What do you learn in a degree in medicine?
I know this sounds stupid, but I know that you have to take biology and chemistry, but in a degree in medicine would you be taught the same things as you do in the chemistry a-level? I don't quite see the link.
Tell me everything (section wise) you learn. Thanks
- 1 decade agoFavorite Answer
There is no link...they make you take the prerequisites mainly to ensure you can handle a massive workload...although the biology does help.
Heres a quick curriculum breakdown:
Genes-cells (basic bio)
All sections include anatomy, physiology, biochemistry, and basic imaging (xray/CT/ultrasound/MRI)
In addition, a course is given on talking to patients and taking vitals.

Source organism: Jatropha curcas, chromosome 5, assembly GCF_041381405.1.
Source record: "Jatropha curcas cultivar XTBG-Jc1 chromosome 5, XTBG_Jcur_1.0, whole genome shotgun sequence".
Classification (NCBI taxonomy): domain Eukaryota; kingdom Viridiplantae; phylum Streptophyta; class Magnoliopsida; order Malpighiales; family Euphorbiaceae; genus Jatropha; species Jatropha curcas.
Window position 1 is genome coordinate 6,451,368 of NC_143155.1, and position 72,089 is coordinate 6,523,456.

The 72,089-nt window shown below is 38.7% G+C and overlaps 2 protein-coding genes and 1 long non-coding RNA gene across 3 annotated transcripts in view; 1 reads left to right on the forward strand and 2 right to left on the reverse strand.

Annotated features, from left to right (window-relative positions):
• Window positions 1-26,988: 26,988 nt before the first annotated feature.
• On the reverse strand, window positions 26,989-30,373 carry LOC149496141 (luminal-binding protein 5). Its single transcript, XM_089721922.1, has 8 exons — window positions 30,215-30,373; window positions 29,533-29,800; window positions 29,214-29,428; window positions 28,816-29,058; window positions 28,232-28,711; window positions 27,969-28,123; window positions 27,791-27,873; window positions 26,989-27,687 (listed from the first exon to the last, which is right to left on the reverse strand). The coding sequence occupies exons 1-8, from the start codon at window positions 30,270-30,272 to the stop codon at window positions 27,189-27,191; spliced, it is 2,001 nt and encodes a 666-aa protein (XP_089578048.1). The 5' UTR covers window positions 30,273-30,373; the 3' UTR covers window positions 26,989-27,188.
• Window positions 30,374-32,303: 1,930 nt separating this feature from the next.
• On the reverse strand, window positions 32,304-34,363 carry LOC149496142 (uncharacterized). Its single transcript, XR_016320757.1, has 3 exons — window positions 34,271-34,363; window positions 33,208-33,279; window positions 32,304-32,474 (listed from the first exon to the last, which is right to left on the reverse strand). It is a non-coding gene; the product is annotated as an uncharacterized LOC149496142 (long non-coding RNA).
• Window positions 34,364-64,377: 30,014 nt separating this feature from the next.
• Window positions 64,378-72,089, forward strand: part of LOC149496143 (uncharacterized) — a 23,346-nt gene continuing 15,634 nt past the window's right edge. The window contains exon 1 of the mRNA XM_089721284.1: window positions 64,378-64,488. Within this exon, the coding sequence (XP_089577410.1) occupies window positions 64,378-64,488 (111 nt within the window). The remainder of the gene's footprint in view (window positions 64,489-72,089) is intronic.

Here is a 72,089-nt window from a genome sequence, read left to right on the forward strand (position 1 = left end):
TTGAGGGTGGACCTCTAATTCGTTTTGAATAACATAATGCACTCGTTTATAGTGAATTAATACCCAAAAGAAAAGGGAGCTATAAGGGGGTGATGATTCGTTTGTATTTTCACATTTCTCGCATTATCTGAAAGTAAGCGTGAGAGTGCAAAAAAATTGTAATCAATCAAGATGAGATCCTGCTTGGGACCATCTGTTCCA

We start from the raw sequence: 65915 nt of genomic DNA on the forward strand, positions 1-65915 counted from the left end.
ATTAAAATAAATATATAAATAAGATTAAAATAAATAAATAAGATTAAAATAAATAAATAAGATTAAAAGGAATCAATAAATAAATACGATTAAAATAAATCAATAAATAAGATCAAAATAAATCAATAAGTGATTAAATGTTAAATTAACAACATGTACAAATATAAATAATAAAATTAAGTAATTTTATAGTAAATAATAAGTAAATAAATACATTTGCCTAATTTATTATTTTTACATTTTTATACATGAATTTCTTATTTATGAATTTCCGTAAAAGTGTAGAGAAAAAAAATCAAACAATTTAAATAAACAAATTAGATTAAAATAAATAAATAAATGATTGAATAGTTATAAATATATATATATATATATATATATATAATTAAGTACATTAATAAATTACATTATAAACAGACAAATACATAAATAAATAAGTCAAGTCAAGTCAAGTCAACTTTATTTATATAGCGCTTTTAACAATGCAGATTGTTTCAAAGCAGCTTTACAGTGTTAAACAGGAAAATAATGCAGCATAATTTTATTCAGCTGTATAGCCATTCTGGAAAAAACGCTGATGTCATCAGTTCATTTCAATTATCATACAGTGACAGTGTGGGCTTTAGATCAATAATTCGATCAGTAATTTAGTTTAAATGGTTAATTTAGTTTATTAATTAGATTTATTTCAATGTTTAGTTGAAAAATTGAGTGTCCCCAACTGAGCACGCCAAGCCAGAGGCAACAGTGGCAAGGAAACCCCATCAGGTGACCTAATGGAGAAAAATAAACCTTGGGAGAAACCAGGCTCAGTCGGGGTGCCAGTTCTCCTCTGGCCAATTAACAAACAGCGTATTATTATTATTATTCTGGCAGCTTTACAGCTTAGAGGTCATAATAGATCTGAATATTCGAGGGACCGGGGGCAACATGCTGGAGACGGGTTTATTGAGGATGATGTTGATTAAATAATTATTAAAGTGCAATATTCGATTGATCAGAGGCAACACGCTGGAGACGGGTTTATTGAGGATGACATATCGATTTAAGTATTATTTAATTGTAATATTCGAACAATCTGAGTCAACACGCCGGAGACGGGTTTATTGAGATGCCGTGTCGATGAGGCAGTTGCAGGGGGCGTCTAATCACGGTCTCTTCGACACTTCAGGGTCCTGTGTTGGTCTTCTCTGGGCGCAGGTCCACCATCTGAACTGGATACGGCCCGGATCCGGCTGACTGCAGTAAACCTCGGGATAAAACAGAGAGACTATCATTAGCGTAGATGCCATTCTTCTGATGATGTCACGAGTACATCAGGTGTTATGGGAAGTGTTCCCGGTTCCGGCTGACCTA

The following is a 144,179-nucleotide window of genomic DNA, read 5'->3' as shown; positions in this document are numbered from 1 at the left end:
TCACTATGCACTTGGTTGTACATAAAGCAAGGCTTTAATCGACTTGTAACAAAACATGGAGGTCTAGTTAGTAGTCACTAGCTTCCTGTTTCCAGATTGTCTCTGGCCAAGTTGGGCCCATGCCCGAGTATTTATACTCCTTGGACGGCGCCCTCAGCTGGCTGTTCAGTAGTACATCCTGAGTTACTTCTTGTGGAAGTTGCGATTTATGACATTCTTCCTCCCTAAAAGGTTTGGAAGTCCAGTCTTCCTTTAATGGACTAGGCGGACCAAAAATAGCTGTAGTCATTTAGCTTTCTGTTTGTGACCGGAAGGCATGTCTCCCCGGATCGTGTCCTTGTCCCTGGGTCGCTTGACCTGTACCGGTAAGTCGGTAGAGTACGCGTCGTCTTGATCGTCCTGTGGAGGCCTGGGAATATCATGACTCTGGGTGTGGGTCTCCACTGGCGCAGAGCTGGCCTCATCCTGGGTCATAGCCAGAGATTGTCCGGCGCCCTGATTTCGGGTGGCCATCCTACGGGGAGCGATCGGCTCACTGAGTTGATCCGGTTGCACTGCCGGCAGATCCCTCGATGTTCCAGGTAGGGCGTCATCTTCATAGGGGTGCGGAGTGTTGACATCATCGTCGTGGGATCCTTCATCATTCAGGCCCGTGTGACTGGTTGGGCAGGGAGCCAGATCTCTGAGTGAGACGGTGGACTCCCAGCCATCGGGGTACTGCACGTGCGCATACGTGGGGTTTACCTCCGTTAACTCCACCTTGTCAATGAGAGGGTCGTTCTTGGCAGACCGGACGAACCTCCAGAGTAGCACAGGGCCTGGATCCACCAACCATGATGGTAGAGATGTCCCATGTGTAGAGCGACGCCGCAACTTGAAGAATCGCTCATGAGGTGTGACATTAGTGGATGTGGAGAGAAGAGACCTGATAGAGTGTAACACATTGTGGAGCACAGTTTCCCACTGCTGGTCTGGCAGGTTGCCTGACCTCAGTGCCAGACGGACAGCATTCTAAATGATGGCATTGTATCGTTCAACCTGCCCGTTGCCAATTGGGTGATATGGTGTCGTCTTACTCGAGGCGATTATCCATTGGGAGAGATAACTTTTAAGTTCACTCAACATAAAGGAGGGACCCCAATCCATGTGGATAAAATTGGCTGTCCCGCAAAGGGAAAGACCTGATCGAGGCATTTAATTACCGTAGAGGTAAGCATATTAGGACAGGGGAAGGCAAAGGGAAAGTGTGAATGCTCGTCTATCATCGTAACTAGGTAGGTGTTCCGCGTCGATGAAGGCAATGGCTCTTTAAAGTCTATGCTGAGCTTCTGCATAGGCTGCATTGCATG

All sections include pathology, pathophysiology, microbiology, and diagnosis.
In addition, you take a class which goes over physical exams of each body part and continue refining patient interaction.
Rotate through the following areas of medicine in the hospital:
Medicine (10 weeks)
Surgery (8 weeks)
OB/GYN (6 weeks)
Pediatrics (6 weeks)
Psychiatry (6 weeks)
Family Practice (6 weeks)
Neurology (4 weeks)
Primary Care Outpatient (6 weeks)
Anesthesiology (2 weeks)
Emergency Medicine (2 weeks)
Geriatric and Palliative Care (6 weeks)
Take 20 weeks worth of electives and finish the above rotations.
Go on residency interviews and match to the specialty you want
This is just how it is at my school. Other schools do it differently.Source(s): Medical Student
- Anonymous4 years ago
Try 'Seek learning'.